State Farm argues that plaintiff is required under ORS 742.520(6) to submit to arbitration before she can pursue litigation. Plaintiff responds that, because her complaint alleges that the arbitration procedure itself is part of defendants' scheme to defraud her of PIP benefits, she is not required to arbitrate.4
The first certified question raises an issue of statutory construction, to which we apply the template set forth in PGE v. Bureau of Labor and Industries, 317 Or. 606, 610-12, 859 P.2d 1143 (1993). Our task is to discern the intent of the legislature. ORS 174.020; PGE, 317 Or. at 610, 859 P.2d 1143. At the first level of analysis, we examine both the text and the context of the statute, employing rules of construction that bear directly on how to read the text and context. Id. at 610-11, 859 P.2d 1143. If the legislature's intent is clear from the inquiry into text and context, further inquiry is unnecessary. We conclude that ORS 742.520(6) is clear at the first level of analysis.
ORS 742.520(6) provides that disputes (except small claims) between insurers and beneficiaries about the “amount” or the “denial” of PIP benefits “shall be decided by arbitration.” The term “disputes” is unqualified. Therefore, it covers all disputes that arise from any source or theory, including fraud or negligence. This case involves a “dispute” over the “amount” of PIP benefits. There is nothing unique about fraud, negligence, or breach of contract claims that suggests that an arbitrator cannot resolve disputes in which such claims are made. We conclude, therefore, that ORS 742.520(6) requires plaintiff to submit to arbitration of all her claims identified in the district court's question.
We answer the first certified question “YES.”
II. The second certified question:
“If the answer to question No. 1 is ‘yes,’ can Plaintiff establish damages on her claims without having first arbitrated the reduction in amount or denial of PIP benefits?”
The second question appears to be intended to present the mirror image of the first question, i.e., to ask whether, as a practical matter, plaintiff's claim for damages for denial of PIP benefits is in a posture to proceed to a judgment for damages before arbitration occurs. As our answer to the first question makes clear, it is not. Because plaintiff rests her fraud claim on an alleged “wrongful scheme” by defendants to reduce or deny PIP benefits contractually due to her, she cannot recover a judgment for her damages without first establishing that PIP benefits were due to her. The existence and amount of any damages for fraud requires proof that PIP benefits were due and were denied. Therefore, before she proceeds to trial on her claim and seeks a judgment for her damages, plaintiff first must arbitrate her contractual right to, and the reduction or denial of, PIP benefits.5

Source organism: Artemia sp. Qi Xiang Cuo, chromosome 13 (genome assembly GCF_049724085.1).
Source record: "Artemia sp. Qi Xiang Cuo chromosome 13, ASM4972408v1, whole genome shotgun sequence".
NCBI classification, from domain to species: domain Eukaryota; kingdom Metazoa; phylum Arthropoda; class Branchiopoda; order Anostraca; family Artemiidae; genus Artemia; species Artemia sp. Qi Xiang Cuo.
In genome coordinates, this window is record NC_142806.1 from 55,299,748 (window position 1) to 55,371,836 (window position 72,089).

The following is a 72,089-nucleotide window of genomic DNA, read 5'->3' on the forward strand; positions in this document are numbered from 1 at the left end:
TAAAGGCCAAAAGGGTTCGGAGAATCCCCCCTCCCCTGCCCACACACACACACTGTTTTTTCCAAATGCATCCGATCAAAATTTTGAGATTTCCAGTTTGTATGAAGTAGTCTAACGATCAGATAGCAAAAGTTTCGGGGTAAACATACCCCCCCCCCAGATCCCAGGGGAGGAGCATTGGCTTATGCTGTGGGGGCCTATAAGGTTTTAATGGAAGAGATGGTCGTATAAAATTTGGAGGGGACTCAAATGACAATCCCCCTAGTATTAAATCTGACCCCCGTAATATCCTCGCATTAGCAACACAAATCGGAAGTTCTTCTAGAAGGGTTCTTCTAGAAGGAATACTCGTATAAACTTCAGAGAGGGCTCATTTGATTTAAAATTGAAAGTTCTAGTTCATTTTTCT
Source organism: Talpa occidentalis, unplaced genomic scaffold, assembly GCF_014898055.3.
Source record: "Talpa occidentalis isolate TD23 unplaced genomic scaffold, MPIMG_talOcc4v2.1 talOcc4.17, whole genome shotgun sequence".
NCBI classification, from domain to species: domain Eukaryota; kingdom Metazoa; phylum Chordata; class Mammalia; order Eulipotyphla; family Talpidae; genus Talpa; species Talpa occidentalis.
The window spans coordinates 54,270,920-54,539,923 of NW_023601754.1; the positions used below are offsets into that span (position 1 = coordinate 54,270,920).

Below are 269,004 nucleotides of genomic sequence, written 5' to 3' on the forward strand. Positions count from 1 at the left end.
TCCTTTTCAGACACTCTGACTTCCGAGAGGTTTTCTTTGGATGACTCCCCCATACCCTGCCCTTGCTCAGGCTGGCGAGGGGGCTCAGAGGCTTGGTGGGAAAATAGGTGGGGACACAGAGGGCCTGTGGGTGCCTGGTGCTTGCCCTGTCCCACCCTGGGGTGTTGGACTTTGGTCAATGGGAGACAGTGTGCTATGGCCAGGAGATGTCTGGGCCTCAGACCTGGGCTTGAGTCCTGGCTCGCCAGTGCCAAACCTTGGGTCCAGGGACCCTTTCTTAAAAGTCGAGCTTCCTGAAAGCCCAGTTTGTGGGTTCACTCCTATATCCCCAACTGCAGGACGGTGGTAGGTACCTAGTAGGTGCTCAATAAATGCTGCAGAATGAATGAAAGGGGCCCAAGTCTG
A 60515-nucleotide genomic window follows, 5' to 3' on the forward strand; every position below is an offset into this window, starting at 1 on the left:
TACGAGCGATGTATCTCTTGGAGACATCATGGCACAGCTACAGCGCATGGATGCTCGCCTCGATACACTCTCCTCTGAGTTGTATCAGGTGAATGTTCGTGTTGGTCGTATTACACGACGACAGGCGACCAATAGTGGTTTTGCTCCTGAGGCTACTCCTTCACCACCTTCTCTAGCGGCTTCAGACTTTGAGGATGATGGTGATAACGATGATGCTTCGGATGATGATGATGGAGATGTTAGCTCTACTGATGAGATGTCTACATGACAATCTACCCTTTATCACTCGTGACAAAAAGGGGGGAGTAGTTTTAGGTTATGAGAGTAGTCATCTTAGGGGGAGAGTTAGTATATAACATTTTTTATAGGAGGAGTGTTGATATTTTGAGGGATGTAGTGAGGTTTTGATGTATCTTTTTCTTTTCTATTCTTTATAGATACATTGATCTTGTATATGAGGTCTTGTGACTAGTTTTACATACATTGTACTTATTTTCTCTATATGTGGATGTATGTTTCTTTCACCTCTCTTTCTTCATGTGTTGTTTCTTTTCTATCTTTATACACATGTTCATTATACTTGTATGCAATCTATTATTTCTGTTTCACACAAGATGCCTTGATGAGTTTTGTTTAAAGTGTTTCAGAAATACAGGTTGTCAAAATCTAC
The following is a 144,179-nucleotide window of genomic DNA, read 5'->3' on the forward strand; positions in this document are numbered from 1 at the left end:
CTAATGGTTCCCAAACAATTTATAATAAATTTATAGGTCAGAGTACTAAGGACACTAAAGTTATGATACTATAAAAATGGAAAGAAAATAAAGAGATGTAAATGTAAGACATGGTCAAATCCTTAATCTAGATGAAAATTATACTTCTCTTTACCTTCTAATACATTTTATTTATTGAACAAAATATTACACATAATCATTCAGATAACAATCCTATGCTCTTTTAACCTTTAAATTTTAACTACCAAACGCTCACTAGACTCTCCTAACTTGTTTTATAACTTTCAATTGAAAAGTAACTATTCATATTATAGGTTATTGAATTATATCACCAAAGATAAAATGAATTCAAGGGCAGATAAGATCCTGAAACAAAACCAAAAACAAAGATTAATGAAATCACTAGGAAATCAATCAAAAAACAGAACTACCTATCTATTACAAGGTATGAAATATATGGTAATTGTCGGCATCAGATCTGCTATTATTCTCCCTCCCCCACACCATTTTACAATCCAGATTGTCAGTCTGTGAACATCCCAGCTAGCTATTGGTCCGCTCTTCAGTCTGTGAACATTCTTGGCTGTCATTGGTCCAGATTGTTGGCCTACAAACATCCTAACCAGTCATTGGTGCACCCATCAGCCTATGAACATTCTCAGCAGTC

We answer the second certified question “NO.”
III. The third certified question:
“If the answer to question number 1 is ‘yes' and the answer to question 2 is ‘no,’ does ORS 742.520(6), in combination with ORS 742.522, or other related statutes, violate a plaintiff-insured's right to a jury trial on her claims based on fraud, negligence and breach of contractual duties under Article I, section 17, of the Oregon Constitution, where the plaintiff-insured and defendant-insurer have not yet arbitrated their PIP dispute and the amount of the claims is not within the jurisdiction of the small claims court?”
Article I, section 17, of the Oregon Constitution, provides:
“In all civil cases the right of Trial by Jury shall remain inviolate.”
Because ORS 742.522(1) makes mandatory arbitration under ORS 742.520(6) binding on the parties, that statute takes away something that Article I, section 17, guarantees plaintiff, i.e., a jury trial.
In Molodyh v. Truck Insurance Exchange, 304 Or. 290, 744 P.2d 992 (1987), the insured brought an action on a fire insurance policy. ORS 743.648 set forth a permissive appraisal process in the event of a dispute over the amount of the loss. Oregon law required that the appraisal process be included in all fire insurance policies. The issue was whether ORS 743.648 violated Article I, section 17, by depriving the insured of the right to a jury trial. Although the appraisal process was permissive to the demanding party, once invoked by the demanding party the process became mandatory for the non-demanding party. Id. at 298, 744 P.2d 992.